Well, additionally NBC News today revealed the president`s also taking aim at FBI director Christopher Wray. Quote, "Trump has criticized Wray as another figure in the Justice Department who is not protecting his interests - and is possibly out to undermine his presidency, these people said." Elliot, I don`t think he understands the role of the Attorney General of the United States.

WILLIAMS: He does not.

MATTHEWS: Because he thinks the number one goal is, how come he went after those two crooked Republican congresspeople?


MATTHEWS: Oh, no. That`s not his job. He`s supposed to leave them alone, right?

WILLIAMS: Right. But, you know, I think the even bigger thing here is this whole Southern accent, and I think he`s -

MATTHEWS: Why would he make fun of his base? His votes come from the white South. And he`s making fun of Southern accents.

WILLIAMS: And to take it further, he`s making fun of - at times, he`s criticized Jeff Sessions not having an Ivy League degree or whatever. And what you`re seeing here is a Yankee making fun of -

MATTHEWS: Most voters who vote for anybody don`t have an Ivy League degree. Most voters who did not vote for Trump don`t have Ivy League degrees. (MULTIPLE SPEAKERS). I know, of course they don`t.

RUBIN: You can sense the contempt -

MATTHEWS: That`s why he phrased it that way.

RUBIN: Yeah. The contempt he has for his own voters, you know, he`ll tell people (INAUDIBLE) I can shoot someone on Fifth Avenue. You know, they`re all morons. You know -

MATTHEWS: Making fun of accents when you`re head of state of this country, you don`t make fun of dialects, not just (MULTIPLE SPEAKERS).

RUBIN: He makes fun of everybody!

WILLIAMS: He`s making fun of the very people who are in the core of his support. (MULTIPLE SPEAKERS).

MATTHEWS: And that`s true. Nobody tell him that one.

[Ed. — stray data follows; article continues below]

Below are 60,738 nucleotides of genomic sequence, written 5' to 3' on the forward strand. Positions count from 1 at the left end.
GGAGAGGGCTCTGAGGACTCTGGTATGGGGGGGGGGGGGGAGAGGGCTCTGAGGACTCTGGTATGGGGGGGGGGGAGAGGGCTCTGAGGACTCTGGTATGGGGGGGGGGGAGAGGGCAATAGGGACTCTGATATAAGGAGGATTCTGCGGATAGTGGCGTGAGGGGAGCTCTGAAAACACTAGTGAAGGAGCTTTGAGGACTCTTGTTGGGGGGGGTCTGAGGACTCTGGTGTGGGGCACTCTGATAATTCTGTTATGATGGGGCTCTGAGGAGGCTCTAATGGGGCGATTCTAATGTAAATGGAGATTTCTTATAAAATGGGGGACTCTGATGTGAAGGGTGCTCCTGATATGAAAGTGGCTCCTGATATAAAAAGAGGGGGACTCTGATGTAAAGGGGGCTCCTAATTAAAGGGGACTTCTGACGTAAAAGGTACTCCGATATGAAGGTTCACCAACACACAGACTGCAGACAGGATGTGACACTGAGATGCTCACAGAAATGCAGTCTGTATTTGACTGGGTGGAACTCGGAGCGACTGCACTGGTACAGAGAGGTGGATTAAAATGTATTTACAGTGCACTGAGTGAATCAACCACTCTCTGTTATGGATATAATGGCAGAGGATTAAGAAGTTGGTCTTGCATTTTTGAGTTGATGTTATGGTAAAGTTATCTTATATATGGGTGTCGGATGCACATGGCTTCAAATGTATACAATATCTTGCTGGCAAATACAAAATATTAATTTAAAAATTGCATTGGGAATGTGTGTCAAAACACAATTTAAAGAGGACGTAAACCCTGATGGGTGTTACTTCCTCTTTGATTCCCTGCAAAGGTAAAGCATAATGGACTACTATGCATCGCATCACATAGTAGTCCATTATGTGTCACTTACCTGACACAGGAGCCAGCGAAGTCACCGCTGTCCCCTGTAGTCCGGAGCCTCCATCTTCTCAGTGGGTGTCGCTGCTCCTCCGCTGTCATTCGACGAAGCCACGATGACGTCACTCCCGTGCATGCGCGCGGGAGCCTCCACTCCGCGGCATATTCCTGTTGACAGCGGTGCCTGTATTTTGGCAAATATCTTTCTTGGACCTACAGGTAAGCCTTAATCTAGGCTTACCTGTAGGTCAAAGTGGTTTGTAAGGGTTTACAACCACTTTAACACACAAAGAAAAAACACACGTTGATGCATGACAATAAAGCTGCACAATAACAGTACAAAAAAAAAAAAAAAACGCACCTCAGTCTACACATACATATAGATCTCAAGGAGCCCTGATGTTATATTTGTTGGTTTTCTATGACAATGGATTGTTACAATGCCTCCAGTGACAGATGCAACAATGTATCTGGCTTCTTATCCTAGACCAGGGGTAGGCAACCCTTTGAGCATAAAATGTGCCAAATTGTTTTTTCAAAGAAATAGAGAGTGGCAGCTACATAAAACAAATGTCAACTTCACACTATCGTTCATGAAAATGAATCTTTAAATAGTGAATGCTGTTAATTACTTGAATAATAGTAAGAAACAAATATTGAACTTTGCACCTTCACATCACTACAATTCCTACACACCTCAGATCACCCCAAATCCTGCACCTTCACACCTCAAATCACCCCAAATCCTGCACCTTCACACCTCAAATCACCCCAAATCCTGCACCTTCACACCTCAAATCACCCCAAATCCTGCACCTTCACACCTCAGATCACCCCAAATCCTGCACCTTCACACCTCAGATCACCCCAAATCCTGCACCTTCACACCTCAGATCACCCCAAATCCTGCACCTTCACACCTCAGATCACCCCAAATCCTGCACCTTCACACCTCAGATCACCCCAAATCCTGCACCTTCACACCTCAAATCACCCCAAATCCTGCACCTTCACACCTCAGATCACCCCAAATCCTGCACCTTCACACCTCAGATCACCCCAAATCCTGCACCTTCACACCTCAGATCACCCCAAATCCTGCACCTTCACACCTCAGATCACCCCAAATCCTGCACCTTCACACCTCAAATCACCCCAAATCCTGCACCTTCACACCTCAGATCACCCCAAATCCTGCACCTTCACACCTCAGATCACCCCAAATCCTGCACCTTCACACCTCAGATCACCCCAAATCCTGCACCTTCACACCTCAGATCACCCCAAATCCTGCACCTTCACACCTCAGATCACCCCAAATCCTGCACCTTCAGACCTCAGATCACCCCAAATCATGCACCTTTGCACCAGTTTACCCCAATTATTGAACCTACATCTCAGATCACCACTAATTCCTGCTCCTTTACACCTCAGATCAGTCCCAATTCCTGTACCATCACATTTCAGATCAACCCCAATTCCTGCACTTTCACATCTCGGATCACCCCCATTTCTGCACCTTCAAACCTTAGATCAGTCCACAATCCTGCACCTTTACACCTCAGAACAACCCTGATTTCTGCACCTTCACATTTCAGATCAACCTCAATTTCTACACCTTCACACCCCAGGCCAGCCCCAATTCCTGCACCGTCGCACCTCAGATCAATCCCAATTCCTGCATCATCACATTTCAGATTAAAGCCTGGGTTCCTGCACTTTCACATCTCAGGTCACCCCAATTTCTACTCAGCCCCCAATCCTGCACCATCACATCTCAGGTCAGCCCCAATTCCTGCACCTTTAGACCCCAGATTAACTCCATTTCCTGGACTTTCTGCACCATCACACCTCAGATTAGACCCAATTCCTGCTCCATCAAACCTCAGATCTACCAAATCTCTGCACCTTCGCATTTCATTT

Anyway, meanwhile, the New York Times was first to report late tonight that Robert Mueller told Trump lawyers in a letter sent Friday that he will accept - oh, this is so cute. He will accept written answers from the president on questions of potential collusion, but did not ask for a written response to questions on obstruction. This is a mistake on the part of Mueller.

According to the Times, "Mr. Mueller did not say that he was giving up on an interview altogether." However, the tone of the letter "prompted some Trump allies to conclude that if an interview takes place, its scope will be more limited than Mr. Trump`s legal team" - why is he buckling?

By the way, NBC News has confirmed that reporting, adding that the offer includes a possible follow-up with the president on issues of collusion. Excuse me, why is Trump - I know why Trump`s playing this game. He doesn`t want to sit down with Mueller. Why is Mueller agreeing to any -

RUBIN: Because it doesn`t matter. He -

MATTHEWS: Can I get this other lawyer over here? (MULTIPLE SPEAKERS) you`re a lawyer, too.

WILLIAMS: I don`t think it`s buckling, though. These negotiations take time. Sometimes they give these questions -

MATTHEWS: But Trump will say he`s participated now. He`ll say, I answered the take-home.

WILLIAMS: He can say all kinds of things. The president can say all kinds of things, but at the end of the day, they`re still getting testimony from the President of the United States. They may not even need it. The discipline of Mueller and his team, they have a (MULTIPLE SPEAKERS). They`ve been disciplined.

MATTHEWS: You`re wincing about it. You think it`s OK to go with this written take-home -

RUBIN: Because he finally gets Trump in the seat! Trump is going to say all kinds of goofy things. (MULTIPLE SPEAKERS). Well, that`s why he`s doing this, he is establishing a pattern. We tried to be reasonable with the president, we gave him all kinds of options -

MATTHEWS: One thing that`s come out of this book by - let me ask you, Robert. It seems that one thing that`s come out of this book is Trump will never sit down for a live interview. They don`t trust him to do it.

COSTA: Yeah. Well, remember what we reported back in the spring. Mueller always has the subpoena sitting there on the shelf. So, you could see what Mueller`s doing here is exploring all options, pushing the president`s legal team to the brink, and saying, we`re working with you on all levels here. If you`re not going to cooperate - remember, Mueller told them about the subpoena then, and he could bring it up now.

MATTHEWS: Yeah. Of course, the trouble is he`s learning all the questions as well as he`s giving the written answers. And what - he will find a way, like most prisoners, you don`t want to give them a lot of time. You want to grab them right after the crime and as fast as you can. Get them in that room, Mirandize them, and get the questions to them quick, and don`t give them a lot of chance to figure out their lies. Anyway, thank you, Robert Costa. Thank you, Jennifer Rubin and Elliot Williams.